A common grade school experiment is to compare how hot different materials get in direct sunlight. See examples here, here and here for example. The premise is generally two identical objects of different colors are compared with respect to how much heat they absorb, e.g. by heating a glass of water or melting ice.

To what extent does color contribute to the results of these experiments? Anecdotally, it seems like black things heat more than white things, colored things land somewhere in the middle.

I'm looking for a formula or some quantitative data about the impact of color on heat absorption. It seems surprisingly difficult to find explanations or information, despite it being a commonly held view. Trying to keep as close to the same material as possible, how much hotter will a black thing be than a white thing when sitting under the same sunlight?

Specifically I'm looking to understand how much color contributes to heat absorption compared to other considerations. E.g. is a material being black the primary determinant of absorption (black paint and black fabric), or are other facets (shiny vs. matte) bigger contributors.

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    $\begingroup$ The color of a material has little to do with how much heat it absorbs. If you are referring to heat absorption from direct electromagnetic radiation, then the answer depends on the imaginary part of the refractive index at the particular wavelength of interest. $\endgroup$ Aug 7, 2019 at 2:41
  • $\begingroup$ I'm open to improving this question or rephrasing if it's fundamentally not correct. I'd appreciate some constructive criticism more than downvotes and no answer. $\endgroup$ Aug 7, 2019 at 2:48
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    $\begingroup$ Those "kid" experiments are highly misleading in their conclusions. Using Maxwell's theory of electromagnetism, we can characterize each material with a refractive index. The refractive index completely determines the optical properties of a material. Using only the refractive index, you can calculate the Fresnel coefficients, which tell you the reflection and transmission at an interface. The imaginary part of the refractive index tells you how quickly the transmitted light (at each particular wavelength) decays in the medium, and is transformed into heat. $\endgroup$ Aug 7, 2019 at 2:59
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    $\begingroup$ @FeelMyBlackHole I think you are saying something correct, but it's misleading in the context of the question. The imaginary part of the index determines absorption, but absorption is part of what determines color. Also, the index does not completely determine the optical properties unless the material is perfectly uniform, with a perfectly flat surface. What is the index of wood? I think your comments, while technically true, don't address the question in the same spirit as it is asked. $\endgroup$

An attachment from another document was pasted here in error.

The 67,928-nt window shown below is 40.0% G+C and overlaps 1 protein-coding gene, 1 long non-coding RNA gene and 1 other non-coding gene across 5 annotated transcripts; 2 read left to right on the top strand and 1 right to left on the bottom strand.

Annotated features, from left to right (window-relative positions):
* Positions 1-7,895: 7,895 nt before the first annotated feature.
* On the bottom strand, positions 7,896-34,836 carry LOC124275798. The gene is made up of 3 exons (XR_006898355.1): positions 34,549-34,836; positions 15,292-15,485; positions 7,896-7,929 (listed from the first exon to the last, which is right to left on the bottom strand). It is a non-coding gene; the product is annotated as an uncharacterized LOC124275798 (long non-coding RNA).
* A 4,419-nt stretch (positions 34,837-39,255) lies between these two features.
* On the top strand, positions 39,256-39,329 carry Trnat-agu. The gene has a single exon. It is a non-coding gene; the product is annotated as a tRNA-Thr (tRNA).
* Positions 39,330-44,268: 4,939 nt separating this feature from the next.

– garyp
    Aug 7, 2019 at 3:30
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    $\begingroup$ @user2152081 You asked an understandable enough question. Those attacking/downvoting you are essentially blaming you for not knowing enough to answer your own question, and they fundamentally misunderstand the act of learning. $\endgroup$ Aug 7, 2019 at 6:14

1 Answer 1


I assume that you are asking about visible wavelength photons.

The color of a material depends on its emission and reflection of photons.

The wavelength of the photons that are emitted (or reflected) by the surface lattice determine the color of the object.

Basically the wavelength of emitted photon does not depend on the wavelength of the absorbed photons, but it depends on the lattice structure of the material.

You are saying that the object being black is a primary determinant of absorption, and if it is shiny or matte.

Now there is two types of reflection:

  1. specular

  2. diffuse

In the case of shiny objects, like mirrors, it is specular reflection (elastic scattering). This keeps the relative energy and angle of the photons.

In the case of matte objects, it is usually diffuse reflection, or absorption and re-emission.

Now an object being black is because it does not emit any visible wavelength photons.

Though, it could absorb any wavelength photons.


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